THERE is a saying that goes, “Everybody wants a little piece of land, not much.”
In a capital city where land is scarce and prices are high, YNH Property Bhd has something many property developers can only envy — a three-acre freehold parcel on Jalan Sultan Ismail in the heart of Kuala Lumpur’s Golden Triangle.
The land, widely touted as the Menara YNH development, was left untouched after several development attempts fell through since it was bought over in July 2004. However, the company’s recent announcement has got property enthusiasts and investors excited again.
Last month, YNH announced that it had signed a memorandum of understanding (MoU) with Hilton Worldwide Manage Ltd for the proposed Hilton Kuala Lumpur City Centre & Residences.
“We signed an MoU with Hilton. Now, we are in the midst of getting the agreement sorted out. We are also making some amendments to certain components of the development,” says YNH head corporate strategy and director Daniel Chan.
“We are talking to a few parties and there are some proposals (for the development). We are planning the concept and design with the operators and the managers of the hotels and retailers. Only when we are able to confirm them as anchor tenants will we proceed with the construction of the project. Hilton is the first of our partners.”
YNH plans to construct two branded hotels, one retail podium and two blocks of serviced apartments, which will bring the land’s combined gross development value (GDV) to RM3.2 billion, a windfall compared with the RM63 million it paid for the land.
The company has not committed to any timelines for the completion of the project and said that it is in no rush to do so. According to Chan, land within the city centre is trading at RM3,500 to RM3,700 per sq ft.
But, having Hilton knocking on the front door of the development should be a significant morale boost to the company and its investors. It helps put an end to suspicion that the land is not suitable for development since it is part of a slope and has three water pipes running below it.
“Contrary to rumours, we have obtained a development order and all the necessary approvals for the construction. There were concerns about the water pipes running beneath the land but that matter has been resolved. The authorities have allowed us to relocate three water pipes outside the boundary of the land. If there were issues, Hilton would not have come in,” Chan explains.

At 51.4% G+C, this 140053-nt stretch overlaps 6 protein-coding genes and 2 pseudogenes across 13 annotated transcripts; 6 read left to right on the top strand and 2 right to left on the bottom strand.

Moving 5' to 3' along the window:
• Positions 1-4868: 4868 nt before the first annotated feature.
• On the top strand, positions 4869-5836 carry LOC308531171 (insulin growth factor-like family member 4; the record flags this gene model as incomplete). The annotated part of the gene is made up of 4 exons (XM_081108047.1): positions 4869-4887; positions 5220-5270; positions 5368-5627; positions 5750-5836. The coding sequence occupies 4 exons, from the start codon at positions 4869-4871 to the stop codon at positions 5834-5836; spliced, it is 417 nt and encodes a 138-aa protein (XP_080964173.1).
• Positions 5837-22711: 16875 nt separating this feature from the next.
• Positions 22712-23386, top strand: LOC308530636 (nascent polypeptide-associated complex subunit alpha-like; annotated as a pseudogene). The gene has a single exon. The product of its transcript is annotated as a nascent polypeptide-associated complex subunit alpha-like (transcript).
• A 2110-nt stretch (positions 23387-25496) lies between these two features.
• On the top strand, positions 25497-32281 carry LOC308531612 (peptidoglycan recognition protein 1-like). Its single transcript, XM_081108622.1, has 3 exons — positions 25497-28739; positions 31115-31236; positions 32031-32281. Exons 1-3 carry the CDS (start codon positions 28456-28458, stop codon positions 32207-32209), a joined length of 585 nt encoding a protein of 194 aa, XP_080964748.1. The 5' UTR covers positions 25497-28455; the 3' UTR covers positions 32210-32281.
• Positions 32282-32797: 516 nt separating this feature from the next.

More importantly, Hilton’s involvement has assured investors that the project will go on after years of start-stop progress.
Recall that YNH first bought the land from Pengurusan Danaharta Nasional Bhd for RM63 million or RM482 psf for the construction of a 55-storey office block, two 56-storey serviced apartment blocks and a 50,000 sq ft retail podium. The GDV of the project was RM880 million.
In 2006, the company signed an MoU with Singapore’s CapitaLand Ltd to jointly develop the land on a 60:40 basis. The construction should have begun in mid-2007 and been completed by end-2011. However, in June 2007, the MoU lapsed.
YNH then found a new partner, Kuwait Finance House (M) Bhd (KFH), in January 2008. The plan was to sell half of the project or 750,000 sq ft to KFH for a record sale price of RM1,230 psf or RM920 million. This, too, fell through as KFH pulled out before the formalisation of a sale and purchase agreement in the wake of the 2009 global financial crisis.
After two strikes out, YNH decided to take charge of the development instead of leaving it to foreign partners.
“I think YNH has come a long way. We have done high-rise developments, which we have completed. So, I believe we can move on with the Menara YNH project on our own as long as we get good anchor tenants for our hotels and retail space. If they are there, then we can build,” Chan says, adding that the plan is not to sell any of the properties on the land but to keep them as a source of long-term recurring income.
“We are not selling. Currently, the plan is to get partners that will operate it for us. If we can get partners that can give us the yield, we can get borrowings from the bank to build. The returns from the retail lots and hotels can help us pay off the loan. For the company, it will have recurring income,” says Chan.
With Hilton, YNH is taking a step forward and progressing slowly with the development. However, much is hanging in the balance.
For now, the company wants to focus on developing its existing landbank of 1,300 acres in Perak and 30 acres in the Klang Valley, which its executive director Datuk Dr Yu Kuan Chon and managing director Datuk Yu Kuan Huat have amassed.
Kuan Chon holds a 15.71% direct stake and a 16.44% indirect stake in YNH while Kuan Huat holds a 12.62% direct stake.
In terms of earnings growth, YNH has seen fairly consistent earnings annually. Its revenue grew from RM269.24 million in FY2012 to RM390.19 million last year. Meanwhile, its pre-tax profit was RM63.88 million in FY2012, RM60.58 million in FY2013 and RM69.26 million in FY2014.
This year, YNH is kept busy with the launch of two developments — the Sfera Residence @ Puchong South and Kiara 163 in Mont’Kiara. The projects have a combined GDV of RM1.65 billion.
This article first appeared in The Edge Malaysia Weekly, on March 9 - 15, 2015.